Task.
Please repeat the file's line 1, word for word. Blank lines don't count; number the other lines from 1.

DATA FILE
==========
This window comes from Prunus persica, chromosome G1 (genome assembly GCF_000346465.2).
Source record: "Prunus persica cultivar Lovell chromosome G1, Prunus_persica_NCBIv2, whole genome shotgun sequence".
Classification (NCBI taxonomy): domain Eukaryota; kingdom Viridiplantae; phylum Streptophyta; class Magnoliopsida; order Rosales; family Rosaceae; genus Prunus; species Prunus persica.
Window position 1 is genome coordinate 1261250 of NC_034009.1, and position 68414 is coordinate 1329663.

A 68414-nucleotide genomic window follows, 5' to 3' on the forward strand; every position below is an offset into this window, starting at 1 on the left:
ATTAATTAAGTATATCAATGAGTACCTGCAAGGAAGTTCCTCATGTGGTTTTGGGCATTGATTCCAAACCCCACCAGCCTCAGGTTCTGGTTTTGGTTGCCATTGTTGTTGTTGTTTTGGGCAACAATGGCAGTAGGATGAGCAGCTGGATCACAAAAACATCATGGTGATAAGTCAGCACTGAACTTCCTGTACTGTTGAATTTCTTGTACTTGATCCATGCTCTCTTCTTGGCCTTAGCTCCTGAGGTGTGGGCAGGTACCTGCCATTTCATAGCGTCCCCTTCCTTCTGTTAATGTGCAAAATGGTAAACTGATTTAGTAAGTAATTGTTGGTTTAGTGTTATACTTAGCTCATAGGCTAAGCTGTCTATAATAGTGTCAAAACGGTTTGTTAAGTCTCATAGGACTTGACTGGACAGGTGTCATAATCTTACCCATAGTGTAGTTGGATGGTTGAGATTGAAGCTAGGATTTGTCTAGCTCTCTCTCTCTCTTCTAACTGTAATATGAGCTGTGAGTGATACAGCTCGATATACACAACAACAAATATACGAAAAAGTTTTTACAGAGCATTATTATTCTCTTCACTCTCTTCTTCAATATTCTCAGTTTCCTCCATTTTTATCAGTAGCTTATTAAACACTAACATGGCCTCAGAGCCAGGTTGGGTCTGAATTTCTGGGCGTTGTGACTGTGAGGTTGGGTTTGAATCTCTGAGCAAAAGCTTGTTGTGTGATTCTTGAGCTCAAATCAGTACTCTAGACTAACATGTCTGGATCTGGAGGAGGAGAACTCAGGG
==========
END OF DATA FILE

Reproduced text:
This window comes from Prunus persica, chromosome G1 (genome assembly GCF_000346465.2).